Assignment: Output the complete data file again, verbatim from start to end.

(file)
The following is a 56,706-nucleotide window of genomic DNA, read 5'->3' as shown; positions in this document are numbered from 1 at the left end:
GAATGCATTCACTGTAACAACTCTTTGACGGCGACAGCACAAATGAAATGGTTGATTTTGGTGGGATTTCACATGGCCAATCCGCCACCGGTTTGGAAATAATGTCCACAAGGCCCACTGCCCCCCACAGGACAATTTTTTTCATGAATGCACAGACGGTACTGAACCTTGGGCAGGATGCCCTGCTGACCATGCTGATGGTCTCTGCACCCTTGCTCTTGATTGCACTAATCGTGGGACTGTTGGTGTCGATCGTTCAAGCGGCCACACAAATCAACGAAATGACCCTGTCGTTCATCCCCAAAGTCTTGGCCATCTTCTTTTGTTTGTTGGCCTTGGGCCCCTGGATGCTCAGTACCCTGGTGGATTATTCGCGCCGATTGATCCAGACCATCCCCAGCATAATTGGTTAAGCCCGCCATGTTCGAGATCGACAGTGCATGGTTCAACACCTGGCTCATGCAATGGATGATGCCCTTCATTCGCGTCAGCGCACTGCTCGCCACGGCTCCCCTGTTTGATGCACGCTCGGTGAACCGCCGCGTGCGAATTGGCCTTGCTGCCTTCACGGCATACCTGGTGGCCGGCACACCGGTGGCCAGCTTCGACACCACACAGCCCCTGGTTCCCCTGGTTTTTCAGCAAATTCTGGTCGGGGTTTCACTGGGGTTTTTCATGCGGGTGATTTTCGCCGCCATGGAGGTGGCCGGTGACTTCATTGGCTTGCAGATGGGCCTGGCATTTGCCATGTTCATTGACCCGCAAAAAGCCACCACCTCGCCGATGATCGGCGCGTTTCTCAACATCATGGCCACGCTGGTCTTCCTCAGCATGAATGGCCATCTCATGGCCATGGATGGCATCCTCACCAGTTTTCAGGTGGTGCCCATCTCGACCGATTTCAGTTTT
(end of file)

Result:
The following is a 56,706-nucleotide window of genomic DNA, read 5'->3' as shown; positions in this document are numbered from 1 at the left end:
GAATGCATTCACTGTAACAACTCTTTGACGGCGACAGCACAAATGAAATGGTTGATTTTGGTGGGATTTCACATGGCCAATCCGCCACCGGTTTGGAAATAATGTCCACAAGGCCCACTGCCCCCCACAGGACAATTTTTTTCATGAATGCACAGACGGTACTGAACCTTGGGCAGGATGCCCTGCTGACCATGCTGATGGTCTCTGCACCCTTGCTCTTGATTGCACTAATCGTGGGACTGTTGGTGTCGATCGTTCAAGCGGCCACACAAATCAACGAAATGACCCTGTCGTTCATCCCCAAAGTCTTGGCCATCTTCTTTTGTTTGTTGGCCTTGGGCCCCTGGATGCTCAGTACCCTGGTGGATTATTCGCGCCGATTGATCCAGACCATCCCCAGCATAATTGGTTAAGCCCGCCATGTTCGAGATCGACAGTGCATGGTTCAACACCTGGCTCATGCAATGGATGATGCCCTTCATTCGCGTCAGCGCACTGCTCGCCACGGCTCCCCTGTTTGATGCACGCTCGGTGAACCGCCGCGTGCGAATTGGCCTTGCTGCCTTCACGGCATACCTGGTGGCCGGCACACCGGTGGCCAGCTTCGACACCACACAGCCCCTGGTTCCCCTGGTTTTTCAGCAAATTCTGGTCGGGGTTTCACTGGGGTTTTTCATGCGGGTGATTTTCGCCGCCATGGAGGTGGCCGGTGACTTCATTGGCTTGCAGATGGGCCTGGCATTTGCCATGTTCATTGACCCGCAAAAAGCCACCACCTCGCCGATGATCGGCGCGTTTCTCAACATCATGGCCACGCTGGTCTTCCTCAGCATGAATGGCCATCTCATGGCCATGGATGGCATCCTCACCAGTTTTCAGGTGGTGCCCATCTCGACCGATTTCAGTTTT